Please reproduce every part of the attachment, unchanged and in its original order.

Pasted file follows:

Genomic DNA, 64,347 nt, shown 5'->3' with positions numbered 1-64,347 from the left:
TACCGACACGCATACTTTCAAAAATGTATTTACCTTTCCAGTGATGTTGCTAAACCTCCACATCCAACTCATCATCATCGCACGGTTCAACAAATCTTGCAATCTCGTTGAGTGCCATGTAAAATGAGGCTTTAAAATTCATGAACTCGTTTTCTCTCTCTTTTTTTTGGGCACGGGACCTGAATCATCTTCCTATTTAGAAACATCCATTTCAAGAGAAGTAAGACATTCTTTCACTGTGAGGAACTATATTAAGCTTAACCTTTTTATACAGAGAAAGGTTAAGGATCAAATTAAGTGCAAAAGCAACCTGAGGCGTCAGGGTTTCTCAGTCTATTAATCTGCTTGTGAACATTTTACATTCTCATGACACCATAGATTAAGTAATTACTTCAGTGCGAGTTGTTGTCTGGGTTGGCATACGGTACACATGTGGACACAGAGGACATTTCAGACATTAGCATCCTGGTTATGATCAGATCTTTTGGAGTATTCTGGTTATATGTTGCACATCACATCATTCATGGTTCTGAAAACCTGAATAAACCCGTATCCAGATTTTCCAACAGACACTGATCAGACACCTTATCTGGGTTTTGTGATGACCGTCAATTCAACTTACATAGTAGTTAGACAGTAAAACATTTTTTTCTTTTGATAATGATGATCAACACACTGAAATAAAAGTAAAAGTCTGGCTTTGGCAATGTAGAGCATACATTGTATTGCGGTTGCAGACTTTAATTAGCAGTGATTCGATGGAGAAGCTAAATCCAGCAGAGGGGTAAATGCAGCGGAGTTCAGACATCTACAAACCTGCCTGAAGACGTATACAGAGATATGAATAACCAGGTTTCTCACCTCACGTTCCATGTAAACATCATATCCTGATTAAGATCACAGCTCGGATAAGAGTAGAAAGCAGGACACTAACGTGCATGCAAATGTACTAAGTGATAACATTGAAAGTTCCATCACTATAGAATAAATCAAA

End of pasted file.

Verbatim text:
Genomic DNA, 64,347 nt, shown 5'->3' with positions numbered 1-64,347 from the left:
TACCGACACGCATACTTTCAAAAATGTATTTACCTTTCCAGTGATGTTGCTAAACCTCCACATCCAACTCATCATCATCGCACGGTTCAACAAATCTTGCAATCTCGTTGAGTGCCATGTAAAATGAGGCTTTAAAATTCATGAACTCGTTTTCTCTCTCTTTTTTTTGGGCACGGGACCTGAATCATCTTCCTATTTAGAAACATCCATTTCAAGAGAAGTAAGACATTCTTTCACTGTGAGGAACTATATTAAGCTTAACCTTTTTATACAGAGAAAGGTTAAGGATCAAATTAAGTGCAAAAGCAACCTGAGGCGTCAGGGTTTCTCAGTCTATTAATCTGCTTGTGAACATTTTACATTCTCATGACACCATAGATTAAGTAATTACTTCAGTGCGAGTTGTTGTCTGGGTTGGCATACGGTACACATGTGGACACAGAGGACATTTCAGACATTAGCATCCTGGTTATGATCAGATCTTTTGGAGTATTCTGGTTATATGTTGCACATCACATCATTCATGGTTCTGAAAACCTGAATAAACCCGTATCCAGATTTTCCAACAGACACTGATCAGACACCTTATCTGGGTTTTGTGATGACCGTCAATTCAACTTACATAGTAGTTAGACAGTAAAACATTTTTTTCTTTTGATAATGATGATCAACACACTGAAATAAAAGTAAAAGTCTGGCTTTGGCAATGTAGAGCATACATTGTATTGCGGTTGCAGACTTTAATTAGCAGTGATTCGATGGAGAAGCTAAATCCAGCAGAGGGGTAAATGCAGCGGAGTTCAGACATCTACAAACCTGCCTGAAGACGTATACAGAGATATGAATAACCAGGTTTCTCACCTCACGTTCCATGTAAACATCATATCCTGATTAAGATCACAGCTCGGATAAGAGTAGAAAGCAGGACACTAACGTGCATGCAAATGTACTAAGTGATAACATTGAAAGTTCCATCACTATAGAATAAATCAAA